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Solar panels in the Sahara... a few concerns

By       Message Bert Derrick       (Page 1 of 1 pages)     Permalink    (# of views)   3 comments

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solar panels, desert by creative commons
A consortium of mainly German companies such as Deutsche Bank, Siemens, E.On., and RWE is planning a renewable energy project focused on the large solar promise of the North-African Sahara Desert. The first power plant, a 500 Megawatt installation in Moroccan Ouarzazate will use large mirrors to concentrate sunlight to heat liquids which in turn will drive generator turbines. The ultimate goal is for a network of these concentrated solar, together with photovoltaic (direct sunlight-elecricity), wind, and smaller sources like biomass, geothermal, and classical hydro-dams, to provide 15% of Europe's electricity needs by 2050. Costing a whopping 400 billion Euros, by 2050 it's estimated to have produced 2 trillion Euros worth of the invisible gold.

The idea is sound. Cover the largely unused and unusable sands of the Sahara with solar panels. Everybody plugs in, everybody wins. Plus, switching to green energy will help energy-hungry Europeans ween themselves off environmentally calamitous, and geo-politically fraught hydrocarbons like oil and gas.

A few concerns though:

It is natural for big, centralized energy concerns to go for big, centralized energy generating projects. And yet, technological developments are showing an inverse trend, namely that of decentralized or distributed and more localized generation and consumption. The advantages are two-fold: Less money is wasted on long high-voltage wires and less power is lost during transport over those same long high-voltage wires. An additional bonus is this: local consumers can band together to set up small-scale generators, possibly in tandem with local industry (re-use of machine cooling water for domestic heating, off-peak use of photovoltaic installations on factory rooftops), agricultural (biomass), small-scale hydro, etc..  All of this adds up to empowerment, a conscious attitude about consumption patterns, and sensitivity to the (close-by) environmental impact.

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The Desertec Industrial Initiative as it is called doesn't mention how Europe's current import dependency of 50% might be reduced. The Initiative's website claims the investment is aimed at supplying the North-African market with power, and export whatever's left, almost as an afterthought. In addition, the project is expected to spur on development, stability, and create 240.000 German(!) jobs. What about the "Saharans' then? Granted, today's is an inter-connected and inter-dependent world. No country is an island. But, there are partners, and there are partners. In this case one delivers all the hard-ware and know-how, the other cheap land and even cheaper raw materials, namely sunlight. Once more, large Western companies (in this case predominantly German), are left to set rules and prices, backed by their governments who will prize stability and local toothlesness above all other traits. Sound familiar?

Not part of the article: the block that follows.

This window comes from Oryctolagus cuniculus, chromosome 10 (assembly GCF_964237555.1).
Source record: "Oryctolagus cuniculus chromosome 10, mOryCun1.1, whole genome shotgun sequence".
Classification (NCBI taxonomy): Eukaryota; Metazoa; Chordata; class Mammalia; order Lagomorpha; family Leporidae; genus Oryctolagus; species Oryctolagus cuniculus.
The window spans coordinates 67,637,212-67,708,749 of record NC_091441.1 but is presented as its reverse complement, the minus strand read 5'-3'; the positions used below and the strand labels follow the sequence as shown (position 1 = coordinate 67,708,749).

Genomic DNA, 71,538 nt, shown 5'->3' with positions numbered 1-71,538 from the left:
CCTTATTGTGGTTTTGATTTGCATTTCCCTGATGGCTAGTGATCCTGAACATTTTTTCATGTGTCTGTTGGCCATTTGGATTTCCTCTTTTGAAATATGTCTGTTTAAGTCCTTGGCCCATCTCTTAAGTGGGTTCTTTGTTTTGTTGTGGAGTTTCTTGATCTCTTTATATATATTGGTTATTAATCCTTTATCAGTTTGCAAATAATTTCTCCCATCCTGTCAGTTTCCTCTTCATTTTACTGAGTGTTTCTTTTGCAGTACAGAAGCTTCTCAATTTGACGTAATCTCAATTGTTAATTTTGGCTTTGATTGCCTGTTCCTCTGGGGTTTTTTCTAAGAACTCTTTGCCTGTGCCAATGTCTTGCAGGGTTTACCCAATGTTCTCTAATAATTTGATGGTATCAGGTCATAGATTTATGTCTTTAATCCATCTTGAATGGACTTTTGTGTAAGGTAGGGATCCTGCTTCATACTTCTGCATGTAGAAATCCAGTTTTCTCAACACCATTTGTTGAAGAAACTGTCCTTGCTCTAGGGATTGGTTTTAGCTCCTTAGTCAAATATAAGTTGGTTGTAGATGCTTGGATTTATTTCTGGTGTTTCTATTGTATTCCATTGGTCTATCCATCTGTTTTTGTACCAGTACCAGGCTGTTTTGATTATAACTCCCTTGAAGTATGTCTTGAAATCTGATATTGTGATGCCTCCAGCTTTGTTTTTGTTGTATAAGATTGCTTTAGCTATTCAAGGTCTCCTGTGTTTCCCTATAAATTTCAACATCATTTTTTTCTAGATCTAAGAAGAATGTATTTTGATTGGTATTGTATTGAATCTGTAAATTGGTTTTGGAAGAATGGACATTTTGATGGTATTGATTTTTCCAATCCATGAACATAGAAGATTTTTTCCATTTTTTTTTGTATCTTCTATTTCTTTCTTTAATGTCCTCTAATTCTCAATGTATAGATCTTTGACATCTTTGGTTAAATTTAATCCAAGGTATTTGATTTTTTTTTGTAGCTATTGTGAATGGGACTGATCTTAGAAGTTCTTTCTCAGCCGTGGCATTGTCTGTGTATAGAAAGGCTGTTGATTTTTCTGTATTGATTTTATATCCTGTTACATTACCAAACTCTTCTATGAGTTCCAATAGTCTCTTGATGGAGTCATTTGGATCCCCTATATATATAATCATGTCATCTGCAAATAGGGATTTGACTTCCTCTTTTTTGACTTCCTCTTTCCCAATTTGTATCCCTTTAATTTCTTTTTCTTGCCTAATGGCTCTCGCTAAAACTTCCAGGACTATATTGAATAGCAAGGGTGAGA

It is a fallacy to think Europe shouldn't be able to cover its own energy needs from a localized, diversified set of renewables. By means of a relatively small sum of money every individual house, every office tower can be turned into a net producer of power. The technology isn't tomorrow's. It isn't cold nuclear fusion. Thin-film photovoltaic cells, micro-turbines, molten salt and hydrogen storage; you name it. Cars can become power stations on wheels. As the average car is parked most of the time, it can be plugged into the grid when idle, providing premium electricity back to the grid. This means that if about 30 percent of European drivers used their purported electrical vehicles to sell energy back to the grid, most of the power plants on the continent could be eliminated.  An investment of 400 billion could, subsidizing 10.000 Euro for every electrical vehicle, put 20.000.000 of those power plants on the road in a couple of years time.

Desertec doesn't tick enough boxes to warrant the big investment. Too many questions remain. Older solar technologies require a lot of water, which, as you might know, is a bit scarce in North Africa. Will this venture, apart from paying vague lip-service to potentially using some of the juice to desalinize water for the locals, opt for newer, more environmentally friendly technologies? Explosive demographics and rising energy needs of the host countries are bound to upset power-sharing arrangements with the consortium in the medium term. Will political instability invite the same intervention-happy reflexes of the oil era? Are we in fact not at risk of making the exact same mistakes that blighted the 20st and early 21st centuries?

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Think big and act local is no longer just for hippies. We have the technology now.


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